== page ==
Planning Health and Well Being
Planning Skills and GIS
Design Principles in the Built Environment
Contemporary Issues in Urban and Rural Planning
The History of Planned Settlement
Institutional and Policy Context of Planning Practice
Stage 2 Stage 2 courses are outlined below:
Site Layout and Design
Planning and Climate Change
Economy and Space
Theory and Practice of Development Management
Planning Theory and Society
Theory and Practice of Spatial Planning Policy
Stage 3 Stage 3 courses are outlined below:
Planning Practice Study Visit
Comparative Planning Studies
Researching European Planning
European Planning Perspectives
Legal Studies in Planning
Themes in European Planning
Stage 3 Optional Courses Infrastructure and Transportation Planning
Conservation of the Built Environment
Stage 4 Stage 4 courses are outlined below:
Advanced European Planning Studies (i)
Advanced European Planning Studies (ii)
Stage 4 Optional Courses Independent Research Project in European Planning
Work-based Study in European Planning
People teaching youDr Philip Boland
Programme Director for MPlan in European Planning
Natural and Built Environment
Philip is a Reader in Urban Planning. His research focuses on economic development, illegal drugs, religion and planning, city branding, economics of religion, and cultural planning.
Contact Teaching Times
Large Group Teaching 6 (hours maximum)
6 hours of lectures
Medium Group Teaching 6 (hours maximum)
6 hours of practical classes, workshops or seminars each week
Personal Study 24 (hours maximum)
22-24 hours studying and revising in your own time each week, including some guided study using handouts, online activities etc
Small Group Teaching/Personal Tutorial 8 (hours maximum)
8 hours of tutorials (or later, project supervision) each week
Learning and Teaching
At Queen’s, we aim to deliver a high quality learning environment that embeds intellectual curiosity, innovation and best practice in learning, teaching and student support to enable students to achieve their full academic potential.
On this MPlan we do this by providing a range of learning experiences which enable our students to engage with subject experts, develop attributes and perspectives that will equip them for life and work in a global society and make use of innovative technologies and a world class library that enhances their development as independent, lifelong learners. Examples of the opportunities provided for learning on this degree are:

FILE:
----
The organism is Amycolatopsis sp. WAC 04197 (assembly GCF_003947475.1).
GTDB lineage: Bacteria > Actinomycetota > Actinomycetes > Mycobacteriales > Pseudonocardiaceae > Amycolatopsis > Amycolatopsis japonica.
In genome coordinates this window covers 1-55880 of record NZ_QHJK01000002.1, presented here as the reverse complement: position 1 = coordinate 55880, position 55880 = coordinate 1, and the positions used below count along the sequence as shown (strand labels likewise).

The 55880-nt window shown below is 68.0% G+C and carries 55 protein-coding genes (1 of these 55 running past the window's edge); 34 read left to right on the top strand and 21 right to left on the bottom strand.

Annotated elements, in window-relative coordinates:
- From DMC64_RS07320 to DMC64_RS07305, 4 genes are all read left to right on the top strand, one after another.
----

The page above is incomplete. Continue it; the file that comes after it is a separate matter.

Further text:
- E-Learning technologies
Information associated with lectures and assessments is often communicated via a Virtual Learning Environment (VLE) called Canvas. A range of e-learning experiences are also embedded in the degree through, for example: interactive group workshops in a flexible learning space; IT and statistics components; podcasts and interactive web-based learning activities such as on-line discussion forums; opportunities to use IT programmes associated with design in practicals and project- based work etc.
- Employer/community input
Teaching will be complemented by the inclusion of contributions from those in planning authorities, professional planning practice and representatives of local communities. Such practitioners will contribute directly to lectures, field visits and practical student projects. For example, we partner with community groups to develop project ideas that are relevant to the needs of the sector. Recently this has included work on social economics, public participation, social documentary and others. Contributors have included the East Belfast Partnership, Friends of the Earth, Belfast Healthy Cities, Belfast City Council, Groundwork NI, the private sector (Turley Associates, BS Design), the BBC and many others. This will provide a significant learning and employability enhancement opportunity, draws on the strong professional and community links of teaching staff and enables professional contacts to be developed.